RSF reiterates call for independent probe into Maltese journalist’s murder

first_img Organisation News December 7, 2017 RSF reiterates call for independent probe into Maltese journalist’s murder Protecting journalists CorruptionConflicts of interestJudicial harassment A suspect exits the Law Courts in Valletta, Malta on December 6, 2017, after being charged with the murder of blogger and journalist Daphne Caruana Galizia / AFP RSF_en center_img Following this week’s announced arrests of ten suspects in Malta’s investigation into anti-corruption journalist and blogger Daphne Caruana Galizia’s murder on 16 October, Reporters Without Borders (RSF) reiterates its call for a full and independent investigation to bring those responsible to justice. Under European Union pressure for results, Maltese Prime Minister Joseph Muscat announced on 4 December that ten suspects had been arrested. They were the first arrests in the case, in which the government has been accused of both political interference and incompetence.Caruana Galizia’s family has issued a statement expressing astonishment that the arrests were announced by the prime minister and not by the police, as should be the case in this kind of investigation.The statement also draws attention to other irregularities, including the fact that the names of the suspects were released and that the magistrate who issued the arrest warrant was not the investigating magistrate in charge of the case.The family also said it was concerned that “a number of people who could be implicated continue to receive political cover for crimes they are widely reported to have committed.” As there was no sign that the investigation was being conducted in an independent manner, the family would continue to demand an “independent and impartial investigation,” the statement added.“In the nearly two months since Daphne Caruana Galizia’s death, the authorities have been unable to show that they are conducting their investigation in an impartial manner, so we support the family’s request and we call for an independent international investigation to establish all the facts of her shocking murder,” said Pauline Adès-Mével, the head of RSF’s EU-Balkans desk.The murder of Caruana Galizia, who often accused both Maltese government and opposition of corruption on her blog, has raised EU concerns about the rule of law in Malta.A European Parliament delegation tasked with examining the situation in Malta made an exploratory visit to the capital, Valetta, last week and confirmed its concerns on its return. There was also grave concern about the death threats made against members of the delegation ahead of the visit.Malta is currently ranked 47th out of 180 countries in RSF’s World Press Freedom Index. Protecting journalists CorruptionConflicts of interestJudicial harassment Help by sharing this informationlast_img read more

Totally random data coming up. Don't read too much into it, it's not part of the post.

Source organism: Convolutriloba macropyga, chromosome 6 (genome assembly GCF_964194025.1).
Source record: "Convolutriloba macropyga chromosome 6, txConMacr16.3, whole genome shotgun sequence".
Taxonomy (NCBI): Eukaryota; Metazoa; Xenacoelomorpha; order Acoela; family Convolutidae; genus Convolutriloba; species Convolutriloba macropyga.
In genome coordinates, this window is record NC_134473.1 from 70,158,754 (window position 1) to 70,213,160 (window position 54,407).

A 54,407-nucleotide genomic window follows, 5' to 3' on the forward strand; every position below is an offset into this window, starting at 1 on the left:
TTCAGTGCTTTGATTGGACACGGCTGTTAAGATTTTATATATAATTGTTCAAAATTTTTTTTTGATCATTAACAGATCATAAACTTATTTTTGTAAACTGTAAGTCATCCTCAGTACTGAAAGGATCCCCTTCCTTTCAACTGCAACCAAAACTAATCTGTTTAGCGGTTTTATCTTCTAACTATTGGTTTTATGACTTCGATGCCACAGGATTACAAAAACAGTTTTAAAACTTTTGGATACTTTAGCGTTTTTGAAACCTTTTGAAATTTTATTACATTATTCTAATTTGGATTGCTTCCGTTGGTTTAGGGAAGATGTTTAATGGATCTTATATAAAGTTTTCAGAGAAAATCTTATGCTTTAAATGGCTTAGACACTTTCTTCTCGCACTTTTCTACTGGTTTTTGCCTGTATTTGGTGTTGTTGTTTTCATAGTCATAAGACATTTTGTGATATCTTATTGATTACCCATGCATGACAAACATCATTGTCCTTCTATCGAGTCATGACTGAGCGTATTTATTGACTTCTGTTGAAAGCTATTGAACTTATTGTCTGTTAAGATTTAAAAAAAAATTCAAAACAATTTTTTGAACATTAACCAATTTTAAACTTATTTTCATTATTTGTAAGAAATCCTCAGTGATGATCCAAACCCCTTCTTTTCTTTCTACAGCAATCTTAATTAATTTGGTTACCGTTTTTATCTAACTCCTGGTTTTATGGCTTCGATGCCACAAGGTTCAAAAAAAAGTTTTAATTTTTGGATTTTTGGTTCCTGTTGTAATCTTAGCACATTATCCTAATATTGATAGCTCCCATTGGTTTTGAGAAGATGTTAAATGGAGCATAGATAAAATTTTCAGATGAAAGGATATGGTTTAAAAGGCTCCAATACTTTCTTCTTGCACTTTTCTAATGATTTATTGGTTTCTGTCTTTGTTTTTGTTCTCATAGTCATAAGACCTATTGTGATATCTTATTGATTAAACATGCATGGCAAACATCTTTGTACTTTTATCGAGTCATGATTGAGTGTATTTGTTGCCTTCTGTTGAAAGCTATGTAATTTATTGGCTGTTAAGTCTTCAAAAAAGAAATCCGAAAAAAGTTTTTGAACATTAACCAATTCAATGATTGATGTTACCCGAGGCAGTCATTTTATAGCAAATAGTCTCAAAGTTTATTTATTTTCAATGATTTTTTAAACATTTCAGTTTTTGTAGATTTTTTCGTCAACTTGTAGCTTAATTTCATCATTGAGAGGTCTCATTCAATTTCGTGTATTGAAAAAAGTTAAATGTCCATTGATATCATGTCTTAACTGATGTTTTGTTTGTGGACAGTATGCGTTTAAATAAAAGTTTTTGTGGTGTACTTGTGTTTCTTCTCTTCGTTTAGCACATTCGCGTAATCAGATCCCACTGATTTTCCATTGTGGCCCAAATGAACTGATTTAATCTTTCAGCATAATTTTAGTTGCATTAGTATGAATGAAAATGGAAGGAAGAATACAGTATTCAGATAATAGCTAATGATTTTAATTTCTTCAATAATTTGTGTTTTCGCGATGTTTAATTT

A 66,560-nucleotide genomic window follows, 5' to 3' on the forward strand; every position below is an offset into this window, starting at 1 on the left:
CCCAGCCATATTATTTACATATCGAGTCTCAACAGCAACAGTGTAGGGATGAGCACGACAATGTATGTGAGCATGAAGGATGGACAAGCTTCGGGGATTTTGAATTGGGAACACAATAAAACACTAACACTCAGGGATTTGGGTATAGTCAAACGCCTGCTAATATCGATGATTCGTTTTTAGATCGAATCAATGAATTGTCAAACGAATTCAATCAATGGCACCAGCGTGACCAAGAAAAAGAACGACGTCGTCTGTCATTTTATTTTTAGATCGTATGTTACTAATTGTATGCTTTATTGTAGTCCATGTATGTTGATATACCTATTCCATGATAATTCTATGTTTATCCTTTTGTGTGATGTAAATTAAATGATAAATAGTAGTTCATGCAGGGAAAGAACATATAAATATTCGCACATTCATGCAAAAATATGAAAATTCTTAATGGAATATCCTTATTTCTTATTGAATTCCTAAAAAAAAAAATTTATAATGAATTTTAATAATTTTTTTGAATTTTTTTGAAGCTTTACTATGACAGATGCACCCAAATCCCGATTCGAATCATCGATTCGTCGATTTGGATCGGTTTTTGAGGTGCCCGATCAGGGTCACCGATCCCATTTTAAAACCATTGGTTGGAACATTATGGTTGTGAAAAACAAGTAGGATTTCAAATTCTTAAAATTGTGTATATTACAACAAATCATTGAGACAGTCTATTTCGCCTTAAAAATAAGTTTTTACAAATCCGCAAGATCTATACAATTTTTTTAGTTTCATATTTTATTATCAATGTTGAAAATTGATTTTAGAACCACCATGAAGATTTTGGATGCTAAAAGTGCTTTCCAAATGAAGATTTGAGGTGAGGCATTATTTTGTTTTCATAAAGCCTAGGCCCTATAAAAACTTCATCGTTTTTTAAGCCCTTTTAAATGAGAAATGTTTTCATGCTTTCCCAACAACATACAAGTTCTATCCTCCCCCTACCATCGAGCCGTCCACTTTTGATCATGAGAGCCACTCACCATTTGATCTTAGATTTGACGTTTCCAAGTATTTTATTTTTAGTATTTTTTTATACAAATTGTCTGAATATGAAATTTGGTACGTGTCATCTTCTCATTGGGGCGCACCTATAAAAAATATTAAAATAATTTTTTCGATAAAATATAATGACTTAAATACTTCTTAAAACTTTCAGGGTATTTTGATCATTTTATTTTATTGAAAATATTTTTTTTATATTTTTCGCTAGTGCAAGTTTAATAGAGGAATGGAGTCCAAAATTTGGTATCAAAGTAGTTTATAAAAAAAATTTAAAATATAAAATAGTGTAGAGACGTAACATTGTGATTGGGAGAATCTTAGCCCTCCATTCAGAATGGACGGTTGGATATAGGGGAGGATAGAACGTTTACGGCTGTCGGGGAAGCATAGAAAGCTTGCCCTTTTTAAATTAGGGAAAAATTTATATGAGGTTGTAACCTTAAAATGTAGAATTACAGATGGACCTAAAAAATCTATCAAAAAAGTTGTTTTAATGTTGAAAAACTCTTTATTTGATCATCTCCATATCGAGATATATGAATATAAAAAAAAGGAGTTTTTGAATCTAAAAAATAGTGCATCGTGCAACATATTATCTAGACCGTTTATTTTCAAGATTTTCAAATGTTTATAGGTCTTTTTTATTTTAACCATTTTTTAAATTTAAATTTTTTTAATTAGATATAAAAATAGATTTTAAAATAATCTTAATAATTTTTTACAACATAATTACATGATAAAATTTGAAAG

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Going for the Jaguar